The next step is to install flask on your virtual environment so that we can run the application inside our environment. Run the command:

pip install flask

Run your application and go to http://localhost:5000/

We finally made our web application. Now we want to show the whole world our project.

(More information on virtualenv can be found in the following guides on virtualenv and Flask Official Documentation)

Let’s send it to the Cloud

To show others the project we made, we will need to learn how to use Cloud Services.

Deploy Your Web Application to the Cloud

To deploy our web application to the cloud, we will use Google App Engine (Standard Environment). This is an example of a Platform as a Service (PaaS).

PaaS refers to the delivery of operating systems and associated services over the internet without downloads or installation. The approach lets customers create and deploy applications without having to invest in the underlying infrastructure (More info on PaaS check out TechTarget).

Google App Engine is a platform as a service offering that allows developers and businesses to build and run applications using Google’s advanced infrastructure — TechOpedia.

Before you Start:

You will need a Google Account. Once you create an account, go to the Google Cloud Platform Console and create a new project. Also, you need to install the Google Cloud SDK.

At the end of this tutorial your project structure will look like this.

Project Folder Structure

We will need to create three new files: app.yaml, appengine_config.py, and requirements.txt.

Content of app.yaml:

runtime: python27
api_version: 1
threadsafe: true

handlers:
- url: /static
  static_dir: static
- url: /.*
  script: main.app
  
libraries:
  - name: ssl
    version: latest

If you were to check Google’s Tutorial in the part where they talk about content of the app.yaml, it does not include the section where I wrote about libraries.

When I first attempted to deploy my simple web app, my deployment never worked. After many attempts, I learned that we needed to include the SSL library.

The SSL Library allows us to create secure connections between the client and server. Every time the user goes to our website they will need to connect to a server run by Google App Engine. We need to create a secure connection for this. (I recently learned this, so if you have a suggestions for this let me know!)

Content of appengine_config.py:

from google.appengine.ext import vendor

# Add any libraries installed in the "lib" folder.
vendor.add('lib')

Content of requirements.txt:

Flask
Werkzeug

Now inside our virtual environment (make sure your virtualenv is activated), we are going to install the new dependencies we have in requirements.txt. Run this command:

pip install -t lib -r requirements.txt

-t lib: This flag copies the libraries into a lib folder, which uploads to App Engine during deployment.

-r requirements.txt: Tells pip to install everything from requirements.txt.

Deploying the Application

To deploy the application to Google App Engine, use this command.

gcloud app deploy

I usually include — project [ID of Project]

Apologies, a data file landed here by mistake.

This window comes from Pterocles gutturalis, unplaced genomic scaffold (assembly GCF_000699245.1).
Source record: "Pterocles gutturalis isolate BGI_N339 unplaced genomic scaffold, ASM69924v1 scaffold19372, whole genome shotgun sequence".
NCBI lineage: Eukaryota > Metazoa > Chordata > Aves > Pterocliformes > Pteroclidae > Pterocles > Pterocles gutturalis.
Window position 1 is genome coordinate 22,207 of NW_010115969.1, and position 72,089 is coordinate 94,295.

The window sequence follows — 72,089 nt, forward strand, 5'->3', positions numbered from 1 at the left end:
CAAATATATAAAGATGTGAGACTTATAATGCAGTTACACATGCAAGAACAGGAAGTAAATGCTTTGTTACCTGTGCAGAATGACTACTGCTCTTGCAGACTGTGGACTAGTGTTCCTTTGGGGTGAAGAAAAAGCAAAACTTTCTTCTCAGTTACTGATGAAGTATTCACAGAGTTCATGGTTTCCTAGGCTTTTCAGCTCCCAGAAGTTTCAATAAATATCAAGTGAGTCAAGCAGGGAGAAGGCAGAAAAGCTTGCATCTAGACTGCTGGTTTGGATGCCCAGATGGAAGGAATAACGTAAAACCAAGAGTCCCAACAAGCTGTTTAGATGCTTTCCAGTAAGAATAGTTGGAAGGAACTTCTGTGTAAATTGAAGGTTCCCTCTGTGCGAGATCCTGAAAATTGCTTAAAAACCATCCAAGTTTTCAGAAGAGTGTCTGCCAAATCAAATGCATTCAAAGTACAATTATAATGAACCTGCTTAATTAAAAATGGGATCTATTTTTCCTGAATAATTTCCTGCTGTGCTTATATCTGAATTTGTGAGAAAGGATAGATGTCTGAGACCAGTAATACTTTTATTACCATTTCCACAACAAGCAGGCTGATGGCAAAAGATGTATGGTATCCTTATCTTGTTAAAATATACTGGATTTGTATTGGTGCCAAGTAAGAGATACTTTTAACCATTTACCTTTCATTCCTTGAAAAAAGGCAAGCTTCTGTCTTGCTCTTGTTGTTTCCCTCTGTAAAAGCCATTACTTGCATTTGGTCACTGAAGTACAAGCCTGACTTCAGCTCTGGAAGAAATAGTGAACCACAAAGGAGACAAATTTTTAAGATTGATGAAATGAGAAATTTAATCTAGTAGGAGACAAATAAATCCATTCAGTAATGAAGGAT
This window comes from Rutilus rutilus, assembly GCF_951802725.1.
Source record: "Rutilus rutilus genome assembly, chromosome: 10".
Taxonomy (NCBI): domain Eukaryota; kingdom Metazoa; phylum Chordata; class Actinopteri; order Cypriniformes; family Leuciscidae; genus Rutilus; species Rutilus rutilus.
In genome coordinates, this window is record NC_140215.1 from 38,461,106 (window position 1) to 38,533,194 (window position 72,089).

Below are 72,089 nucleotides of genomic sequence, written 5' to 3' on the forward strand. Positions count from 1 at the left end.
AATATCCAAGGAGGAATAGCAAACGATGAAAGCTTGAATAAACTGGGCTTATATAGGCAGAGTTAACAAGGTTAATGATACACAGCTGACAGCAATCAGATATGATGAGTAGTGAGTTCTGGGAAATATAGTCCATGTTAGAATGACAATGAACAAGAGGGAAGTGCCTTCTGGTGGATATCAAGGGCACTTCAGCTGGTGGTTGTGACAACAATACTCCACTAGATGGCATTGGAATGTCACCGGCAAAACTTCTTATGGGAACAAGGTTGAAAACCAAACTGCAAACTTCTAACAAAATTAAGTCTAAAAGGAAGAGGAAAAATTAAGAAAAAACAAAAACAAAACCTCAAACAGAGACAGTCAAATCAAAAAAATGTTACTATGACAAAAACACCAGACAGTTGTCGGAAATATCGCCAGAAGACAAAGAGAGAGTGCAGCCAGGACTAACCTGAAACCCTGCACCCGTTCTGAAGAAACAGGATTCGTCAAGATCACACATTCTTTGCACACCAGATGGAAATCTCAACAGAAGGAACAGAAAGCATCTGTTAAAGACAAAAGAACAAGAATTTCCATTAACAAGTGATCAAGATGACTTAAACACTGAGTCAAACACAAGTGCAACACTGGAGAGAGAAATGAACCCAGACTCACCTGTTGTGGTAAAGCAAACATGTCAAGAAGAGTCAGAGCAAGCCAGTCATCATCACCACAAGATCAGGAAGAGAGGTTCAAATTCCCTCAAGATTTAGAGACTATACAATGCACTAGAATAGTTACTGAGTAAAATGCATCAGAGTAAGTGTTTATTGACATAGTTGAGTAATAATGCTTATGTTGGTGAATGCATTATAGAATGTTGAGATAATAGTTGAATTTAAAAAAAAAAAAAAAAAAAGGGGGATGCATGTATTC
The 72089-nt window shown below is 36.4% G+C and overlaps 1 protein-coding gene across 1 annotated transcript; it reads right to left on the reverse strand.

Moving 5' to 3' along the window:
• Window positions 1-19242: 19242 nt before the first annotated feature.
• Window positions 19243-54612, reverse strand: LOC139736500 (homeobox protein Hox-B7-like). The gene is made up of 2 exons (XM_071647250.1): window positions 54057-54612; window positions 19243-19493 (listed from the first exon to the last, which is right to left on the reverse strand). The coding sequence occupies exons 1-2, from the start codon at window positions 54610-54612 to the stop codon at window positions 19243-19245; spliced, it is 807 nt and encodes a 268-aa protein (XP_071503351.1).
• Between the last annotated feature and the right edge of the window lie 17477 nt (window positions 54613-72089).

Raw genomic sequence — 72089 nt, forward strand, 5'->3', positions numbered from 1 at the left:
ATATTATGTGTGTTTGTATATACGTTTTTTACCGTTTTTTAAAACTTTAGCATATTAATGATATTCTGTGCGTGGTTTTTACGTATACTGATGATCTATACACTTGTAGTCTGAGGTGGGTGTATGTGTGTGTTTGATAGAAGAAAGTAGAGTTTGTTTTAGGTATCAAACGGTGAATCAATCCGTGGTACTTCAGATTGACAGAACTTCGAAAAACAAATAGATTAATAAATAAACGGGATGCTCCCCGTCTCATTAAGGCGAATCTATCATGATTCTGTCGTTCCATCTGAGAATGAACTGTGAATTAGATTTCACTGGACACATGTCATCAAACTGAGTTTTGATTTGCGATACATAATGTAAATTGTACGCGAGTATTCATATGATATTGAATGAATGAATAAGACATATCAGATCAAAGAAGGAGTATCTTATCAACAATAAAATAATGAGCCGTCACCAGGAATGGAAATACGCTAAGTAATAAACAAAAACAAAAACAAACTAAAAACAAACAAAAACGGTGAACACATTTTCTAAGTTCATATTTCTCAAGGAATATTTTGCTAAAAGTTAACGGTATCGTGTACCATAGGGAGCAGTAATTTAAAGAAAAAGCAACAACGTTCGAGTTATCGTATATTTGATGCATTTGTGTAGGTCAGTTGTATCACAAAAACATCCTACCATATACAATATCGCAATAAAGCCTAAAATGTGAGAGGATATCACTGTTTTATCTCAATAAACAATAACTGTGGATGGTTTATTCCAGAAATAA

This specifies what project you are deploying. The command will look like this:

gcloud app deploy --project [ID of Project]

The Application

Now check the URL of your application. The application will be store in the following way:

"your project id".appspot.com

My application is here: http://sal-flask-tutorial.appspot.com

Conclusion

From this tutorial, you all learned how to:

  • Use the framework called Flask to use Python as a Server Side Language.
  • Learned how to use HTML, CSS, and Flask to make a website.
  • Learned how to create Virtual Environments using virtualenv.
  • Use Google App Engine Standard Environment to deploy an application to the cloud.

What I learned

I learned three important things from this small project.

First, I learned about the difference between a static website and a web application

Static Websites:

  • Means that the server is serving HTML, CSS, and JavaScript files to the client. The content of the site does not change when the user interacts with it.

Web Applications:

  • A web application or dynamic website generates content based on retrieved data (most of the time is a database) that changes based on a user’s interaction with the site. In a web application, the server is responsible for querying, retrieving, and updating data. This causes web applications to be slower and more difficult to deploy than static websites for simple applications (Reddit).

Server Side and Client Side:

  • I learned that a web application has two sides. The client side and the server side. The client side is what the user interacts with and the server side is where the all the information that the user inputted is processed.

Second, I learned about Cloud Services

Most of my previous projects were static websites, and to deploy them I used GitHub Pages. GitHub Pages is a free static site hosting service designed to host projects from a GitHub Repository.

When working with web applications, I could not use GitHub Pages to host them. GitHub Pages is only meant for static websites not for something dynamic like a web application that requires a server and a database. I had to use Cloud Services such as Amazon Web Services or Heroku

Third, I learned how to use Python as a Server Side Language

To create the server side of the web application we had to use a server side language. I learned that I could use the framework called Flask to use Python as the Server Side Language.

Next Steps:

You can build all sorts of things with Flask. I realized that Flask helps make the code behind the website easier to read. I have made the following applications during this summer of 2018 and I hope to make more.

Personal Projects

During my internship

Here is the list of resources that helped me create this tutorial:

If you have any suggestions or questions, feel free to leave a comment.